Even though I spent a lot of time putting together my garden plan and mapping out where each vegetable would be, I have to be flexible. The orach volunteers ended up on the tomato row. Maybe a couple tomato volunteers will end up on the greens row. I could dig them up and transplant them. But maybe this divine chaos is what I need in my garden and in my life–allowing beauty and life to grow wherever there is space for it.

Tour de jardine. La di dah.

Sometimes with gardens it’s easy to feel like you’re so far behind. Like “It’s already June 3rd and were not harvesting peas yet!” True–other years we harvested peas around this time, but last year at pea harvesting time we had zero garlic, a culinary herb garden the size of El Salvador (so teeny tiny, very very small, not big at all), and no overwintered greens. This spring has been very good to us, even though we have no peas to show for it. Our garlic all sprouted and grew, I harvested from the culinary herb garden all winter/spring, and we ate kale +chard all winter/spring like it was going out of style (because it is going out of style–orach is kinda the new kale).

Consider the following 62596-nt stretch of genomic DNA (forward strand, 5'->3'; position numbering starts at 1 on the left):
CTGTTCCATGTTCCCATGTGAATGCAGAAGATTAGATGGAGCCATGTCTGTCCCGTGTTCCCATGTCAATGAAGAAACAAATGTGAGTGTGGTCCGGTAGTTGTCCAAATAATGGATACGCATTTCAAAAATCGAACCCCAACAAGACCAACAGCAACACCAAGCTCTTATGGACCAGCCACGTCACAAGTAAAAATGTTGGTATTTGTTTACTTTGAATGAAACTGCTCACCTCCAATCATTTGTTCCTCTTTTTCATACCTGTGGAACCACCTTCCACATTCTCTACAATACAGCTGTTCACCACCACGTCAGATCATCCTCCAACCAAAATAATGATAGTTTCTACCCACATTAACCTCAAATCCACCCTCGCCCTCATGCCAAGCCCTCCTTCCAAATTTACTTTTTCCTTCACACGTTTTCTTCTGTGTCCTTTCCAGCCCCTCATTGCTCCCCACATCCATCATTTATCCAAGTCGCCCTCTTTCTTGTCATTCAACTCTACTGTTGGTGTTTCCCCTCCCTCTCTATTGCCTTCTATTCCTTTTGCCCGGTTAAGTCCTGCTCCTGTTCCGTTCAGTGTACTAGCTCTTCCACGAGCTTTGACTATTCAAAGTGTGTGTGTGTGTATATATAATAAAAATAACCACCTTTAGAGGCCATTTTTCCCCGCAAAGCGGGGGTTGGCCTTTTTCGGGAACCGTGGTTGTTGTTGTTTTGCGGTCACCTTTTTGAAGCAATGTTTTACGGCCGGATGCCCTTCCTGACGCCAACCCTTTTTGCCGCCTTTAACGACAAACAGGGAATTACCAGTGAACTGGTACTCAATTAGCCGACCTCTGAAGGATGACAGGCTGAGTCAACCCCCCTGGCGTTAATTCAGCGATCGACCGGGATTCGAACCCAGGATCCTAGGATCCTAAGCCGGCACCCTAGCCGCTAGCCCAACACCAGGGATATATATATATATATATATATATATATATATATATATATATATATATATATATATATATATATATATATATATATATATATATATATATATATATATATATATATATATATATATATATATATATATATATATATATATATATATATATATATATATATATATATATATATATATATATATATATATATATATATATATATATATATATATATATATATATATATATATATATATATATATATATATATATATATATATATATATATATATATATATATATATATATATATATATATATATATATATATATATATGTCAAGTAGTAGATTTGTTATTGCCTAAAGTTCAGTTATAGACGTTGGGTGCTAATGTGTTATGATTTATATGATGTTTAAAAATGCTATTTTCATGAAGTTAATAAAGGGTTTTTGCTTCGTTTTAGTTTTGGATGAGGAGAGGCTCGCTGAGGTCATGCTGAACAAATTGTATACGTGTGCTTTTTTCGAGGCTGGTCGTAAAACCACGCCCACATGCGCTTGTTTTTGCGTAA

We have no fresh peas yet, but it was the weather’s fault. Nothing more boring than hearing people talk about the weather (except for hearing people talk about video games or Avengers movies), so I’ll keep this short. April was supposed to be cool and wet, but it was freakishly hot and dry. So, no little pea fruits yet. Hopefully we’ll have a harvest before Thor’s hammer of heat withers our little pea shoots like spawned lava in Minecraft.

Lots of work in the garden today. We seeded peas and carrots. We transplanted six plugs of leeks, two Juliette tomatoes, a habanero pepper, and a Thai pepper plant, as well as six snapdragon plants. Heather transplanted a anise hyssop plant in the herb row. We laid down two more soaker hoses and watered. Things have been really dry lately for springtime. Today involved lots of weeding, cultivating soil, and raking.

Yesterday I planted my multi-sown beet starts and some Oregon Peas. It feels great to be able to put some things in the garden.

I also planted carrots in a self watering bucket. I’m hoping those are successful, because up until now, 100% of my carrot attempts have failed. Always hopeful.

Then today I labeled my herb garden. Half is culinary herbs and the other half are medicinal.